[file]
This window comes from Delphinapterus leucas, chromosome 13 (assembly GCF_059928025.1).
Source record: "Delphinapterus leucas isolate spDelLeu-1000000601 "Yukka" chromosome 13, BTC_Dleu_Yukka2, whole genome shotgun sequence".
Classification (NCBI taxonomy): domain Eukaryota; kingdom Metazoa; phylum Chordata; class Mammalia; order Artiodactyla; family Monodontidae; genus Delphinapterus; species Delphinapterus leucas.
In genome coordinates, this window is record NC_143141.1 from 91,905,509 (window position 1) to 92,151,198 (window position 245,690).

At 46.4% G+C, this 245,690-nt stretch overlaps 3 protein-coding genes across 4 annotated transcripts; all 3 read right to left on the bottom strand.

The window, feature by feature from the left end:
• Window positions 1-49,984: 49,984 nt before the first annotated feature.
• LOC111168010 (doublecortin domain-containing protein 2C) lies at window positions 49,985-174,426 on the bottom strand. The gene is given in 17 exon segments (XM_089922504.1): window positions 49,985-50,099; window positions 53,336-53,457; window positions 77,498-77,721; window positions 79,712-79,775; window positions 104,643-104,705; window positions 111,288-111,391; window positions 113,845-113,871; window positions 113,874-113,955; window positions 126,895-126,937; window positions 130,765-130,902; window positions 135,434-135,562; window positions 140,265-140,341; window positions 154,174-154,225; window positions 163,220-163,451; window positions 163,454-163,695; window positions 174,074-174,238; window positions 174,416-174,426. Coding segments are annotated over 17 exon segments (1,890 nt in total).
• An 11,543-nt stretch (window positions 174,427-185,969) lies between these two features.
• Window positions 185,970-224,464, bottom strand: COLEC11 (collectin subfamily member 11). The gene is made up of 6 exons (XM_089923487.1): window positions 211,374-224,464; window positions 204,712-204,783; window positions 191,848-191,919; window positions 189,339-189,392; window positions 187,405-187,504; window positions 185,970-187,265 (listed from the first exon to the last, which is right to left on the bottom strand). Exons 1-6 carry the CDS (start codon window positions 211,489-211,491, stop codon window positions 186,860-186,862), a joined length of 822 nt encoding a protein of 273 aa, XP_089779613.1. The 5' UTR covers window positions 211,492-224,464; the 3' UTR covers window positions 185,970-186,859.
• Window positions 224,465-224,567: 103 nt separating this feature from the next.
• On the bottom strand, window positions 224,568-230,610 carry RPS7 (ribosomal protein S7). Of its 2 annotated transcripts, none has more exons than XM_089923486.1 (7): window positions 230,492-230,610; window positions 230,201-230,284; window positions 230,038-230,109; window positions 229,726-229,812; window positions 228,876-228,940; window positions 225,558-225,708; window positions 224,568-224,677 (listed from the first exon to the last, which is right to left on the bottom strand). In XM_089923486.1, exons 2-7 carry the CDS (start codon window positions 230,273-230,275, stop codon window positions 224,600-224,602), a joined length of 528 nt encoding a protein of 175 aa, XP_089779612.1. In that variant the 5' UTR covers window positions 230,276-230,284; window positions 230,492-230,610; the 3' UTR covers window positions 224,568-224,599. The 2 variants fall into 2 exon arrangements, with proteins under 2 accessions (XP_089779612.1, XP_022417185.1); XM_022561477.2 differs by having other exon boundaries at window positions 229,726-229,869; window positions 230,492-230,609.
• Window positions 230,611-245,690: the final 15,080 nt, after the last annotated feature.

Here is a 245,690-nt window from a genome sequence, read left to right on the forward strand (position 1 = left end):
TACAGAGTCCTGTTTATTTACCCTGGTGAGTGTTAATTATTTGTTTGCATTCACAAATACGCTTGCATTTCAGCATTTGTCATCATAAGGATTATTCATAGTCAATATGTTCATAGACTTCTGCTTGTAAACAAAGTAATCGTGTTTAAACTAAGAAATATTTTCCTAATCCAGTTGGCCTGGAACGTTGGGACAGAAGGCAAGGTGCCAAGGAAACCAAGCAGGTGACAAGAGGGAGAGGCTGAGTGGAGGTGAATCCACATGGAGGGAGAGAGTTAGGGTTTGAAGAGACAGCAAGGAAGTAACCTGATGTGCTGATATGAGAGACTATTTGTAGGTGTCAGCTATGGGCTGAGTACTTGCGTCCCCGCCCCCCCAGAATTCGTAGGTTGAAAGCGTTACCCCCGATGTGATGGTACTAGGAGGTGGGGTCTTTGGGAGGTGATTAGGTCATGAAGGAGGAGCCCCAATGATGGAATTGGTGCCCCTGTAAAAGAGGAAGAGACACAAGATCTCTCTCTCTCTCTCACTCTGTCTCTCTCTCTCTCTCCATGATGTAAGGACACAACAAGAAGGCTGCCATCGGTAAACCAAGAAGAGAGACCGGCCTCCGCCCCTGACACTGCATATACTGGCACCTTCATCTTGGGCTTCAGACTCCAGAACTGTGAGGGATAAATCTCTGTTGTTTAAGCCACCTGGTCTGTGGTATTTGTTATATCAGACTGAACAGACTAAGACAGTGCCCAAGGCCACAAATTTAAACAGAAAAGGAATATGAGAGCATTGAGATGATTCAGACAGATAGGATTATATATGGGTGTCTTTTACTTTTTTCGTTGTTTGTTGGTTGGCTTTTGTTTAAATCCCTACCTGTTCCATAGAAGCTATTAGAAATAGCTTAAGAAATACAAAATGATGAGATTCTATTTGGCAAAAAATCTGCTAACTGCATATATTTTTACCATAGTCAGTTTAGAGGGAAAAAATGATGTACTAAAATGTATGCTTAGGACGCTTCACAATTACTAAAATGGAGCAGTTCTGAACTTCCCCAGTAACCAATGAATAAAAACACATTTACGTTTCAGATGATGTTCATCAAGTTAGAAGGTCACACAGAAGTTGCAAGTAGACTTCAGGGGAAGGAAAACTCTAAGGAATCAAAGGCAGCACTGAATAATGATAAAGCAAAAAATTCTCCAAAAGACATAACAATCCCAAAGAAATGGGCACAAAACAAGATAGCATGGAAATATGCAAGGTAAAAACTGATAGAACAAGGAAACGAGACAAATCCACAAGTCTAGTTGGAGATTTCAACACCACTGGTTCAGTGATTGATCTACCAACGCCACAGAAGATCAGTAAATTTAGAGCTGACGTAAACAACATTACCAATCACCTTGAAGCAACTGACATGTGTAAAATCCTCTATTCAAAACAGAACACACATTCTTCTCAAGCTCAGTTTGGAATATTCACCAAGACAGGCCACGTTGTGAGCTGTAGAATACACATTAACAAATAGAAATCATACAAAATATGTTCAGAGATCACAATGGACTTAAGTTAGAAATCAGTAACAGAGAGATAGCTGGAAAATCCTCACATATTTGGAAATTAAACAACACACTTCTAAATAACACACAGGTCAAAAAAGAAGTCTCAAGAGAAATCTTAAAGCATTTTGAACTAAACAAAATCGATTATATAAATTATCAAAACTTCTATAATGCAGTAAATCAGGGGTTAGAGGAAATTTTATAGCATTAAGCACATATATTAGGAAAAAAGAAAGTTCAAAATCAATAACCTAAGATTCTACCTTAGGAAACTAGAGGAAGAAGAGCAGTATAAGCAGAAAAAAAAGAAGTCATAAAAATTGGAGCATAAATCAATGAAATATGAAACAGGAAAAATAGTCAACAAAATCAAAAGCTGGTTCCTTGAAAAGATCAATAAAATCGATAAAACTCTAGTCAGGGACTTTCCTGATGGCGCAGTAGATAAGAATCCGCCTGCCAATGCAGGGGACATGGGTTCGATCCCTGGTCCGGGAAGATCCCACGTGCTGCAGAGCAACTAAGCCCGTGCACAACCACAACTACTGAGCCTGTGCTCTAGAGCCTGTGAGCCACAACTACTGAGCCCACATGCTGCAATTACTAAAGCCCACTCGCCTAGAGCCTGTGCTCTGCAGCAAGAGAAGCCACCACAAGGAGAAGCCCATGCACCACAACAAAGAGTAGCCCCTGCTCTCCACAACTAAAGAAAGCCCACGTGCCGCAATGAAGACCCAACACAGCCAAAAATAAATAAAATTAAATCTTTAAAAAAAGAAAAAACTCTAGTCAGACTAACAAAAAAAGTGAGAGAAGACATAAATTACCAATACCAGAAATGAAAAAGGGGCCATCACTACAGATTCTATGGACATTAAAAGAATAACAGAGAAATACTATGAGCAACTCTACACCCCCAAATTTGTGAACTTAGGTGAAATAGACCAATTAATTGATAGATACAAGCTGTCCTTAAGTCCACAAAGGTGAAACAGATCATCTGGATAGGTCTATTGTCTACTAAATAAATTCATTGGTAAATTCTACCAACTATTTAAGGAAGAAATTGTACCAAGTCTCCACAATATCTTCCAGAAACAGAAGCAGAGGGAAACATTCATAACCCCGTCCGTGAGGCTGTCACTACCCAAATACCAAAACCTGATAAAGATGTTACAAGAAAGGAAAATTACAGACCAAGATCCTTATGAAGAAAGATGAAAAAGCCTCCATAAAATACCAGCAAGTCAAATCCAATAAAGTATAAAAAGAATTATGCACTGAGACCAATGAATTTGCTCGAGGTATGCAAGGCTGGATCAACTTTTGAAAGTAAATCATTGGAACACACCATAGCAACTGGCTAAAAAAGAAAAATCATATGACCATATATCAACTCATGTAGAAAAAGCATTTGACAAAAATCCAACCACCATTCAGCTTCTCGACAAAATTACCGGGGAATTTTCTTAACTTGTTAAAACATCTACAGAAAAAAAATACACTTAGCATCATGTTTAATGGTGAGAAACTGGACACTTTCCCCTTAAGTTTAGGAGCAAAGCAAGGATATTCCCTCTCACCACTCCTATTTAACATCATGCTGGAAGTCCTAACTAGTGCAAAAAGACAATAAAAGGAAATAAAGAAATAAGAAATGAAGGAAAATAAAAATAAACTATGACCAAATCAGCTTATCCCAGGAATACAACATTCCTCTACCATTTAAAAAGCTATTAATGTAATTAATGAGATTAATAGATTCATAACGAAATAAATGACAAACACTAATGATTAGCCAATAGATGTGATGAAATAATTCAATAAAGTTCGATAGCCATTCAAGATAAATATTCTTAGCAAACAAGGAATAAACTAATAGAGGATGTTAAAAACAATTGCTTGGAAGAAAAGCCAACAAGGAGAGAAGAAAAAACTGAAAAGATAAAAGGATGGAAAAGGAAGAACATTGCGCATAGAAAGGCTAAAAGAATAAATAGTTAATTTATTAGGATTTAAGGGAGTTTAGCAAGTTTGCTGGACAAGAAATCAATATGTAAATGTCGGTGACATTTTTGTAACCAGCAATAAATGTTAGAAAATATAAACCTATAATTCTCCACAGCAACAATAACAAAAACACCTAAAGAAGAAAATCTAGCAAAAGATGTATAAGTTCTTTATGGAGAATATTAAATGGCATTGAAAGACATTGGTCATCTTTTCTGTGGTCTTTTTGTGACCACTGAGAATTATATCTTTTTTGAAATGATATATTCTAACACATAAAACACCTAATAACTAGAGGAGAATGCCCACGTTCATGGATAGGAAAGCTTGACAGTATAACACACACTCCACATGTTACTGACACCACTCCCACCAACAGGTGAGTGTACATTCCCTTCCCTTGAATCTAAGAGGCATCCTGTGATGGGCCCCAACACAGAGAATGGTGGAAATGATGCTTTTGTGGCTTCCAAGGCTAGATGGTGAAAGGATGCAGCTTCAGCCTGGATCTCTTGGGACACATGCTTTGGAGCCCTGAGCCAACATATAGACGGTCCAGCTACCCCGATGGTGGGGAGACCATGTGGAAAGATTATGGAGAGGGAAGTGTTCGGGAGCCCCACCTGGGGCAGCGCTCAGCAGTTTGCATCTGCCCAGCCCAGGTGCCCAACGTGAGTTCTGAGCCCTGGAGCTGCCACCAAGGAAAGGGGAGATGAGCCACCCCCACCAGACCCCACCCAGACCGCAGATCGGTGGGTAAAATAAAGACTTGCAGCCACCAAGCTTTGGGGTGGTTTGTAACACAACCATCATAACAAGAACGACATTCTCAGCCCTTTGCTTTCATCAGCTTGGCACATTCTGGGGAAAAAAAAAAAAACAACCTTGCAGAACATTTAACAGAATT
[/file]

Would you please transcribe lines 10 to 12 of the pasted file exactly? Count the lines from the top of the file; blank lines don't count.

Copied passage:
• Window positions 185,970-224,464, bottom strand: COLEC11 (collectin subfamily member 11). The gene is made up of 6 exons (XM_089923487.1): window positions 211,374-224,464; window positions 204,712-204,783; window positions 191,848-191,919; window positions 189,339-189,392; window positions 187,405-187,504; window positions 185,970-187,265 (listed from the first exon to the last, which is right to left on the bottom strand). Exons 1-6 carry the CDS (start codon window positions 211,489-211,491, stop codon window positions 186,860-186,862), a joined length of 822 nt encoding a protein of 273 aa, XP_089779613.1. The 5' UTR covers window positions 211,492-224,464; the 3' UTR covers window positions 185,970-186,859.
• Window positions 224,465-224,567: 103 nt separating this feature from the next.
• On the bottom strand, window positions 224,568-230,610 carry RPS7 (ribosomal protein S7). Of its 2 annotated transcripts, none has more exons than XM_089923486.1 (7): window positions 230,492-230,610; window positions 230,201-230,284; window positions 230,038-230,109; window positions 229,726-229,812; window positions 228,876-228,940; window positions 225,558-225,708; window positions 224,568-224,677 (listed from the first exon to the last, which is right to left on the bottom strand). In XM_089923486.1, exons 2-7 carry the CDS (start codon window positions 230,273-230,275, stop codon window positions 224,600-224,602), a joined length of 528 nt encoding a protein of 175 aa, XP_089779612.1. In that variant the 5' UTR covers window positions 230,276-230,284; window positions 230,492-230,610; the 3' UTR covers window positions 224,568-224,599. The 2 variants fall into 2 exon arrangements, with proteins under 2 accessions (XP_089779612.1, XP_022417185.1); XM_022561477.2 differs by having other exon boundaries at window positions 229,726-229,869; window positions 230,492-230,609.